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Biggest IoT Trends for Business in 2024

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The Internet of Things (IoT) refers to the expanding network of interconnected devices sharing our environment, and the upcoming trends in this area.

The IoT trend has become a permanent fixture and has evolved significantly from its early days.

Businesses now have a wealth of opportunities to integrate various devices and technologies, such as phones, office equipment, and industrial machinery, into their operations.

The Internet of “things” represents a movement that is driving the digitization and data-driven transformation of society in novel and captivating ways.

These interconnected objects facilitate advancements such as self-driving cars, autonomous industrial robots, and remote medical equipment for diagnostics and surgical procedures.

Currently, the average number of connected IoT devices in U.S. households is 22, and there are approximately 13.1 billion connected devices worldwide, with an anticipated increase to about 75 billion by 2025.

Let’s explore some of the likely developments and advancements expected in 2024:

Healthcare IoT

Given recent global events, it is not surprising that healthcare has been one of the most active sectors for IoT development in 2022. From public surveillance cameras to fitness trackers, telemedicine, and remote treatment, healthcare encompasses a wide range of use cases. These include various activities such as exercising, monitoring health metrics on wearable devices, and telemedicine services that have become increasingly common.

Medical equipment is frequently interconnected through devices. Defibrillators, oxygen pumps, and insulin drips can be monitored and adjusted remotely. The data collected is stored securely for future reference by healthcare providers and patients.

Security

As the Internet of Things continues to grow, it presents an expanded opportunity for hackers and malicious actors. The convenience of IoT devices comes with a price, as evidenced by the 1.5 billion hacked devices in the first half of 2022, with this trend likely to persist into 2024.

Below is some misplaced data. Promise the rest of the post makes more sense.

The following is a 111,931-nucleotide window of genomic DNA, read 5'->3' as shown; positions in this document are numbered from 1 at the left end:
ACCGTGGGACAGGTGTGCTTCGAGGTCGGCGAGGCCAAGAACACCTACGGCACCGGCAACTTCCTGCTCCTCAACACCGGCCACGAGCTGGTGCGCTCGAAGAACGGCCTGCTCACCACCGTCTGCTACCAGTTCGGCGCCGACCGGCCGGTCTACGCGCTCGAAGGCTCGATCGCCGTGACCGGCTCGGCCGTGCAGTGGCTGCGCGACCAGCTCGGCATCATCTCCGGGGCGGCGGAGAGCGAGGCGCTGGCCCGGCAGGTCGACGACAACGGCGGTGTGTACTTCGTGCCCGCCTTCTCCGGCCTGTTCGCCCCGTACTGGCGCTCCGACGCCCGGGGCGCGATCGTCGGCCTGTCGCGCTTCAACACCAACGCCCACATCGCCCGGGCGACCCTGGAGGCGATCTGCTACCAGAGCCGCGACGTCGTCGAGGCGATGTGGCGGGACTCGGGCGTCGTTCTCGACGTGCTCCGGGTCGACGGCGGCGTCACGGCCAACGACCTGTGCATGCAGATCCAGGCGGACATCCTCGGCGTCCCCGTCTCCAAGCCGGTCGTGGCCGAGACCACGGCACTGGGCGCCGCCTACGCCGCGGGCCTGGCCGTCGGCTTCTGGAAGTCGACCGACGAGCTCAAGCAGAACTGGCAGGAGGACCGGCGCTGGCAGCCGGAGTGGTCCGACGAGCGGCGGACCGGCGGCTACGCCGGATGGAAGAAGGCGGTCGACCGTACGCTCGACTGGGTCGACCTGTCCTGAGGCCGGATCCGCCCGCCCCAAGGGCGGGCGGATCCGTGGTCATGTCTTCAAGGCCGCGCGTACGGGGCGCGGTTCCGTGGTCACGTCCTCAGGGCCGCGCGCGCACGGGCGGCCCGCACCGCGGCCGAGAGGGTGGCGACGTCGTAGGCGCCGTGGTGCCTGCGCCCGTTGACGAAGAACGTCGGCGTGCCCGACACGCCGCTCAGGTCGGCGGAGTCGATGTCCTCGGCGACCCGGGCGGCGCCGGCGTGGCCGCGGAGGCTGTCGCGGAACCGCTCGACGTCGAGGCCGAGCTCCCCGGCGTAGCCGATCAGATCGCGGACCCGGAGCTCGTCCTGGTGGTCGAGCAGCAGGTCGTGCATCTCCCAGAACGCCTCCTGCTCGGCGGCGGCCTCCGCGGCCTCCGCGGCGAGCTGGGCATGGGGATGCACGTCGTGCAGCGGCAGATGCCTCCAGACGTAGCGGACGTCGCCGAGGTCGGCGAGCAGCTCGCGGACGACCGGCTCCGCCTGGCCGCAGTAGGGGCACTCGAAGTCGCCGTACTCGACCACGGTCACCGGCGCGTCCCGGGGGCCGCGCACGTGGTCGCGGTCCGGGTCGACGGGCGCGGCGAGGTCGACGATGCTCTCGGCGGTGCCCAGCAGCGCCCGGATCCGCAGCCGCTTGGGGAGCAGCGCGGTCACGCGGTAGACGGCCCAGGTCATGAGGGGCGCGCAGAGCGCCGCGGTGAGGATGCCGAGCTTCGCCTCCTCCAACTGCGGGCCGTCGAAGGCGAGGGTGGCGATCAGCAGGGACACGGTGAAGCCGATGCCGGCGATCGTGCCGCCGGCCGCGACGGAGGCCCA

IoT devices are not as secure as traditional data storage devices, offering multiple entry points into networks. Additionally, the physical loss or theft of IoT “things” necessitates an extra layer of security to guard against unauthorized access.

Efforts are being made to strengthen security within the industry, including measures to eliminate default passwords on devices and increased awareness and precautions among users.

One security threat involves the hijacking of devices to construct botnets or mine cryptocurrency using the devices’ computational power. Implementing command and control software can help manage and address such attacks.

Connected devices play a role in detecting and preventing cyber threats by collecting data on network traffic and usage, contributing to enhanced security practices. However, there is an ongoing concern that as security measures improve, malicious actors will also enhance their tactics.

IoT Edge

Edge computing is closely linked to IoT, involving devices with embedded analytics to process data as close as possible to the source. This approach, known as IoT Edge, enables devices such as cameras and microphones to capture and process data before it is transmitted to the cloud. This results in faster processing and reduced network congestion.

Devices that collect personal data can access that information without the need for external access, making them more powerful and efficient. This, along with improved battery life and user interfaces, is driving business growth.

IoT in Industry

The Industrial Internet of Things (IIoT) has significant implications for product development, service delivery, customer engagement, and maintenance. Even small businesses can now access smart manufacturing and logistics facilities, thanks to the increasing availability of robotic and AI service platforms at affordable prices.

IoT integration into business models offers insights into activity and processes, driving unprecedented growth. Mobile devices play a vital role in various aspects of operations, including communication, entertainment, training, equipment maintenance, and process simulation.

IoT technology in manufacturing allows for the monitoring of machine performance, predictive fault analysis, and the development of additive manufacturing processes like 3D printing, which offers customization while minimizing waste.

IoT for Resilient Business

Following the significant disruptions caused by the COVID-19 pandemic, businesses are prioritizing resilience and disaster preparedness. The evolving cyber security landscape, along with challenges in remote work and data breaches, are key areas of concern for businesses in 2022. Real-time analysis plays a crucial role in understanding and adapting to changes in the global supply chain and customer demands.

IoT monitoring of records, employee hours, and duties enhances efficiency and facilitates analyses of staff turnover, aiding in planning for shortages. Technologies that enable organizations to forecast and respond to disruptions will continue to drive innovation through 2024 and beyond.

Featured Image Credit: Henri Mathieusaintlaurent; Pexels; Thank you!

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